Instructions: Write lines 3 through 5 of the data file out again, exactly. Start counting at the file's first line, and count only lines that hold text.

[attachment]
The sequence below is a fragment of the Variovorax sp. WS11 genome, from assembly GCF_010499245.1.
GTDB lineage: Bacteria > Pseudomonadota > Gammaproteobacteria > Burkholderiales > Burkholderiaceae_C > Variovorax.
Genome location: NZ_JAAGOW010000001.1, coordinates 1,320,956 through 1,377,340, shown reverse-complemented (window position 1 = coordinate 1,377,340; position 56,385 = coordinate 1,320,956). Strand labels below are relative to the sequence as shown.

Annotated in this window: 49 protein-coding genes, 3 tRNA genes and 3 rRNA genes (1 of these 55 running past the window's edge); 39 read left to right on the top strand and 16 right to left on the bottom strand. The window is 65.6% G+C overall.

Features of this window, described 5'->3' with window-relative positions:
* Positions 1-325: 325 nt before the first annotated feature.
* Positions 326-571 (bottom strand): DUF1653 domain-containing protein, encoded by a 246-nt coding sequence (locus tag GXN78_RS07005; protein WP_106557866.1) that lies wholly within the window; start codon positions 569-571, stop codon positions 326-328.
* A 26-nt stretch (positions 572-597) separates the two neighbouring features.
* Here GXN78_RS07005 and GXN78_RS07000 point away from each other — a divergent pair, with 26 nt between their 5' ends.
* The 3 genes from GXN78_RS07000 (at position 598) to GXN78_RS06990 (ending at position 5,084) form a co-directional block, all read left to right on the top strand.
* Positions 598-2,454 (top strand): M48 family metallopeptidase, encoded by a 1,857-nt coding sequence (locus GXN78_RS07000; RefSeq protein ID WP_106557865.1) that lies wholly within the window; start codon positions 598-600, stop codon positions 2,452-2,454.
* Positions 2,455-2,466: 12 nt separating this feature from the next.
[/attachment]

Genome location: NZ_JAAGOW010000001.1, coordinates 1,320,956 through 1,377,340, shown reverse-complemented (window position 1 = coordinate 1,377,340; position 56,385 = coordinate 1,320,956). Strand labels below are relative to the sequence as shown.

Annotated in this window: 49 protein-coding genes, 3 tRNA genes and 3 rRNA genes (1 of these 55 running past the window's edge); 39 read left to right on the top strand and 16 right to left on the bottom strand. The window is 65.6% G+C overall.

Features of this window, described 5'->3' with window-relative positions: